The Millinery Stabilization Commission, Inc., was created by joint agreement between management and labor groups in the New York-New Jersey sector of the industry early in 1936 following termination of the N.R.A. Code of Fair Competition for the Millinery Manufacturing Industry. The purpose, as the title indicates, was to stabilize the millinery industry, particularly as to labor and management relations and trade practices. At the outset, it adopted for its members the same fair trade practices as were contained in the N.R.A. code. Later, in 1937, it promulgated a set of its own regulations which were voluntarily adopted by most of the millinery manufacturers and retailers in the New York-New Jersey sector. The commission later appointed a trade promotion committee whose function was to promote sales of millinery. Hatlessness was one of the sale problems which the committee recognized and sought to correct. Among other measures, it scheduled millinery style shows throughout the country and engaged models wearing hats to appear on opening days of racetracks, in Easter parades, and on the boardwalks at Atlantic City. Efforts were made to induce actresses and other prominent women to make public appearances in hats. Representatives of the millinery retailers began attending the seasonal style shows in increasing numbers, resulting in better understanding and cooperation between them and the manufacturers. Through these and other activities of the manufacturers and other segments of the millinery industry, efforts were made to induce women to become more conscious of hats as a mode of dress. Emphasis was placed on the fashion concept of the proper hat for a particular occasion or costume.

The adverse effect of hatlessness on the industry extended beyond the 1930's and, in fact, still exists. It is recognized today as an important factor to be dealt with in the millinery industry.

There were three separate divisions of the retail millinery industry: The chains or syndicates which leased shops from department stores, the group in which petitioner belonged; the retail departments which the department stores themselves operated; and the independent retail shops. The syndicates were the largest of these groups. There were about seven of the principal syndicates, among which petitioner ranked second in point of volume of business. Petitioner and its larger competitor had similar profit patterns for the entire 1923 to 1943 period, and similar ratios of net income to sales. This net income pattern conformed to that of all United States corporations throughout the 1923 to 1943 period, except that it did not reach the low point of other corporations in 1932, and declined somewhat below the general index in 1936, 1937, and 1938. Thereafter the improvement in both patterns was about the same, except that when war broke out millinery got a little life. The millinery industry was the only industry that did not have a wartime price regulation.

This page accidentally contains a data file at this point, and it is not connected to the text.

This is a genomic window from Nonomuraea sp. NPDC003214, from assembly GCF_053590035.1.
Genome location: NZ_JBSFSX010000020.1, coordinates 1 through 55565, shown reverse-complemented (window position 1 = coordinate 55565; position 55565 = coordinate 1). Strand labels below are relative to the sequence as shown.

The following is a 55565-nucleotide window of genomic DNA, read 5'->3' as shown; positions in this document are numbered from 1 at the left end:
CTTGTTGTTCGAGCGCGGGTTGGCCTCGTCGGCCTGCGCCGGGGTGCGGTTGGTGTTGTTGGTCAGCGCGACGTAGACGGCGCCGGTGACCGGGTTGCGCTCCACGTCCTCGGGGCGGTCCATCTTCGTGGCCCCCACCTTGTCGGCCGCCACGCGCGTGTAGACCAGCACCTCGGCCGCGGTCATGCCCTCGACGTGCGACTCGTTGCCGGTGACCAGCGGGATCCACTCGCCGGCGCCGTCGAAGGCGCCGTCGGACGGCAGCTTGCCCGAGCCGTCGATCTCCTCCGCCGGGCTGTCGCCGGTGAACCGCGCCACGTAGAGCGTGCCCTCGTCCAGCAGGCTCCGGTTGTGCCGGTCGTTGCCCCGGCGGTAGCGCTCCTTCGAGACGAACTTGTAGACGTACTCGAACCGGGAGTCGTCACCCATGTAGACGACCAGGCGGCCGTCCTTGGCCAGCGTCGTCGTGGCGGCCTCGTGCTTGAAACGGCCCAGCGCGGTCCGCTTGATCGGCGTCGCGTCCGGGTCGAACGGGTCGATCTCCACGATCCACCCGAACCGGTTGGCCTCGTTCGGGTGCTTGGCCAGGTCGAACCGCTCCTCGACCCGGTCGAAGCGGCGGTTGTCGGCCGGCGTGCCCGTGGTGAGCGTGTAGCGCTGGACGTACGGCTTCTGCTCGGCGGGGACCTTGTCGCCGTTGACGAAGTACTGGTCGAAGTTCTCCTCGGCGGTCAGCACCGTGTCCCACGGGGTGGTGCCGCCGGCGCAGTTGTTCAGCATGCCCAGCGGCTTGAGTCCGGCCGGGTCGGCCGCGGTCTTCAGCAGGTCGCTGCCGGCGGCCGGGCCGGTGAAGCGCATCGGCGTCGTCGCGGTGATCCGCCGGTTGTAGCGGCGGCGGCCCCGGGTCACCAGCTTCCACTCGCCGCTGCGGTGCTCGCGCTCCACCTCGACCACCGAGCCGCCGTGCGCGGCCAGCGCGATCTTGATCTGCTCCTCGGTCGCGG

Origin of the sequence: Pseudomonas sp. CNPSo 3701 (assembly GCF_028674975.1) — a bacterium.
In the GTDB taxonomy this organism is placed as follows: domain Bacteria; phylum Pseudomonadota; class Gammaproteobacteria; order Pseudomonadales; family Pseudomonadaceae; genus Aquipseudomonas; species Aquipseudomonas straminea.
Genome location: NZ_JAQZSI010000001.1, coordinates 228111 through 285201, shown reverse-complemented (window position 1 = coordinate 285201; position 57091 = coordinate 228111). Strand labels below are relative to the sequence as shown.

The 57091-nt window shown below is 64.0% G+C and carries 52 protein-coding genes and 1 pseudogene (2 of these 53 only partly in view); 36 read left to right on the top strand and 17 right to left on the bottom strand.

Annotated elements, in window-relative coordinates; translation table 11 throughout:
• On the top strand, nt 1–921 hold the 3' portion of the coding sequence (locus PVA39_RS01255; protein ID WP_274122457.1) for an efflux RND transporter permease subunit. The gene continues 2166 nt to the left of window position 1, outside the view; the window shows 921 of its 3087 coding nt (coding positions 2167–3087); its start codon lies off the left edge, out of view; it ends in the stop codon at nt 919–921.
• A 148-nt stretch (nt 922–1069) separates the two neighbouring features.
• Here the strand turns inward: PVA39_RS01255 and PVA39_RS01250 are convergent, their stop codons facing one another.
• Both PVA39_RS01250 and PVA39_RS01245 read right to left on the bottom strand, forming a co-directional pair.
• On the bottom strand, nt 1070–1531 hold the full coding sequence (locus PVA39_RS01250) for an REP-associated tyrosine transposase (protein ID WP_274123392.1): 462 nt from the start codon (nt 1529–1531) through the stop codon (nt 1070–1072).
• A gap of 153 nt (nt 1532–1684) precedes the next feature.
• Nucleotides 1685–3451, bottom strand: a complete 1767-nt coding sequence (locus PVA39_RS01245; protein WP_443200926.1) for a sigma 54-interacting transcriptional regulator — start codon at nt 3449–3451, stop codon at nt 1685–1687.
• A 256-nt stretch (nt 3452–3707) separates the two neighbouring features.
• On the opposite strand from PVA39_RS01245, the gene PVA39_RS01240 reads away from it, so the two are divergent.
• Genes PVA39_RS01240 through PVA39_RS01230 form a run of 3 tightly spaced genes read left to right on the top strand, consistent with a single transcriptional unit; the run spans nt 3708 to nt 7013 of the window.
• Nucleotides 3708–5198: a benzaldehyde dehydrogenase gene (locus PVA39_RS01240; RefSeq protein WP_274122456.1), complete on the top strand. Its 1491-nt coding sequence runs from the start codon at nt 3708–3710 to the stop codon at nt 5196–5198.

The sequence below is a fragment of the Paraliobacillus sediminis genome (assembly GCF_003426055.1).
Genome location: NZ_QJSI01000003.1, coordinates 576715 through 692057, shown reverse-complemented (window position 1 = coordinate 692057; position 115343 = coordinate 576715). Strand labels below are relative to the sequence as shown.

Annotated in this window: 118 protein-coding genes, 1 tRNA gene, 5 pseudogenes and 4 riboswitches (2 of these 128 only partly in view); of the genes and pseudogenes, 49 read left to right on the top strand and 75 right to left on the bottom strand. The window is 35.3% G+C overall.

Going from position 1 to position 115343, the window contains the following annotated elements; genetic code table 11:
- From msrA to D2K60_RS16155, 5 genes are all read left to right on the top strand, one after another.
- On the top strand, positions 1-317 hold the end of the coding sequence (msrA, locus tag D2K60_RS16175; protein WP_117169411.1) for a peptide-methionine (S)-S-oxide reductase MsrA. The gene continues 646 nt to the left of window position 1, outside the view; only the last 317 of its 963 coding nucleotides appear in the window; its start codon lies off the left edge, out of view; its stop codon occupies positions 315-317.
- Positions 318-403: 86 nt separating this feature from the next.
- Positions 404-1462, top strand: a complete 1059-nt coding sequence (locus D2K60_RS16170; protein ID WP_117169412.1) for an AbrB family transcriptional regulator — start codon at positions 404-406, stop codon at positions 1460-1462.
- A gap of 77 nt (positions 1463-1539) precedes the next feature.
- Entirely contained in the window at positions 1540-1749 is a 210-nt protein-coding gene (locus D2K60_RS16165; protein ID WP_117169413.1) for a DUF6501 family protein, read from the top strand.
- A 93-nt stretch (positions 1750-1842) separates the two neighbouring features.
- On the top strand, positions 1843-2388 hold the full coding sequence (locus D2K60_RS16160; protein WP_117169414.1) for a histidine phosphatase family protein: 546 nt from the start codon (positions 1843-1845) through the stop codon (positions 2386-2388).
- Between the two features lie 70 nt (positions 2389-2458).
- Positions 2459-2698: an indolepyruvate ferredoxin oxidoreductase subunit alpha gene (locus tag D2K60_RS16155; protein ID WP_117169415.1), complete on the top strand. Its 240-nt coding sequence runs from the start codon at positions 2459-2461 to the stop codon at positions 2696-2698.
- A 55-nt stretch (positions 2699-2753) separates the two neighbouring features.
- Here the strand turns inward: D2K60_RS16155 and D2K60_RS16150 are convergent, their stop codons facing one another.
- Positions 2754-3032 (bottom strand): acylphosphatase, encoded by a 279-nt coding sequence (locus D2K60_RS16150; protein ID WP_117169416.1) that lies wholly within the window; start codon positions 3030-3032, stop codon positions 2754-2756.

The following table shows petitioner's total sales, net income, percentage of net income to sales, and the number of stores operated by petitioner for the years 1922 to 1955, inclusive:

+-----------------------------------------------------+ ¦ ¦ ¦ ¦Percentage¦ ¦ +----+-------------+-----------+----------+-----------¦ ¦Year¦Sales ¦Net income ¦of net ¦Number of ¦ +----+-------------+-----------+----------+-----------¦ ¦ ¦ ¦(or loss) ¦income to ¦departments¦ +----+-------------+-----------+----------+-----------¦ ¦ ¦ ¦ ¦sales ¦ ¦ +----+-------------+-----------+----------+-----------¦ ¦1922¦$2,175,282.69¦$174,789.90¦8.04 ¦ ¦ +----+-------------+-----------+----------+-----------¦ ¦1923¦2,321,464.27 ¦215,177.10 ¦9.27 ¦22 ¦ +----+-------------+-----------+----------+-----------¦ ¦1924¦2,255,634.51 ¦177,738.62 ¦7.88 ¦23 ¦ +----+-------------+-----------+----------+-----------¦ ¦1925¦2,208,651.08 ¦141,716.86 ¦6.42 ¦22 ¦ +----+-------------+-----------+----------+-----------¦ ¦1926¦2,403,318.81 ¦116,531.15 ¦4.85 ¦31 ¦ +----+-------------+-----------+----------+-----------¦ ¦1927¦2,435,881.43 ¦74,921.32 ¦3.08 ¦31 ¦ +----+-------------+-----------+----------+-----------¦ ¦1928¦2,379,080.56 ¦81,661.14 ¦3.43 ¦31 ¦ +----+-------------+-----------+----------+-----------¦ ¦1929¦2,364,487.44 ¦77,527.81 ¦3.28 ¦34 ¦ +----+-------------+-----------+----------+-----------¦ ¦1930¦3,022,466.49 ¦(43,705.76)¦ ¦47 ¦ +----+-------------+-----------+----------+-----------¦ ¦1931¦2,617,806.34 ¦36,761.48 ¦1.40 ¦45 ¦ +----+-------------+-----------+----------+-----------¦ ¦1932¦2,199,776.24 ¦(82,343.15)¦ ¦56 ¦ +----+-------------+-----------+----------+-----------¦ ¦1933¦2,158,458.88 ¦40,985.39 ¦1.90 ¦53 ¦ +----+-------------+-----------+----------+-----------¦ ¦1934¦2,569,855.96 ¦62,892.01 ¦2.45 ¦60 ¦ +----+-------------+-----------+----------+-----------¦ ¦1935¦2,937,987.08 ¦55,897.14 ¦1.90 ¦61 ¦ +----+-------------+-----------+----------+-----------¦ ¦1936¦3,482,750.09 ¦33,968.41 ¦0.98 ¦68 ¦ +----+-------------+-----------+----------+-----------¦ ¦1937¦3,959,197.40 ¦34,891.20 ¦0.88 ¦66 ¦ +----+-------------+-----------+----------+-----------¦ ¦1938¦3,838,705.27 ¦37,420.36 ¦0.97 ¦65 ¦ +----+-------------+-----------+----------+-----------¦ ¦1939¦4,060,866.79 ¦44,439.13 ¦1.09 ¦68 ¦ +----+-------------+-----------+----------+-----------¦ ¦1940¦4,106,869.00 ¦18,694.10 ¦0.46 ¦94 ¦ +----+-------------+-----------+----------+-----------¦ ¦1941¦4,369,207.24 ¦77,831.03 ¦1.78 ¦90 ¦ +----+-------------+-----------+----------+-----------¦ ¦1942¦4,677,462.83 ¦90,677.04 ¦1.94 ¦84 ¦ +----+-------------+-----------+----------+-----------¦ ¦1943¦5,952,885.84 ¦245,091.66 ¦4.12 ¦88 ¦ +----+-------------+-----------+----------+-----------¦ ¦1944¦6,848,966.12 ¦365,633.61 ¦5.34 ¦86 ¦ +----+-------------+-----------+----------+-----------¦ ¦1945¦8,462,868.69 ¦206,139.69 ¦2.44 ¦(1 ) ¦ +----+-------------+-----------+----------+-----------¦ ¦1946¦8,800,275.47 ¦226,500.03 ¦2.57 ¦(1 ) ¦ +----+-------------+-----------+----------+-----------¦ ¦1947¦8,211,790.63 ¦250,474.55 ¦3.05 ¦(1 ) ¦ +----+-------------+-----------+----------+-----------¦ ¦1948¦8,719,353.40 ¦244,681.12 ¦2.81 ¦(1 ) ¦ +----+-------------+-----------+----------+-----------¦ ¦1949¦8,712,361.52 ¦131,761.39 ¦1.51 ¦(1 ) ¦ +----+-------------+-----------+----------+-----------¦ ¦1950¦8,584,360.13 ¦145,431.90 ¦1.69 ¦(1 ) ¦ +----+-------------+-----------+----------+-----------¦ ¦1951¦9,116,320.46 ¦71,058.76 ¦0.78 ¦(1 ) ¦ +----+-------------+-----------+----------+-----------¦ ¦1952¦9,337,173.13 ¦181,525.80 ¦1.94 ¦(1 ) ¦ +----+-------------+-----------+----------+-----------¦ ¦1953¦9,267,541.28 ¦128,711.43 ¦1.39 ¦(1 ) ¦ +----+-------------+-----------+----------+-----------¦ ¦1954¦9,434,761.32 ¦76,568.72 ¦0.81 ¦(1 ) ¦ +----+-------------+-----------+----------+-----------¦ ¦1955¦9,101,046.56 ¦165,678.60 ¦1.82 ¦(1 ) ¦ +-----------------------------------------------------+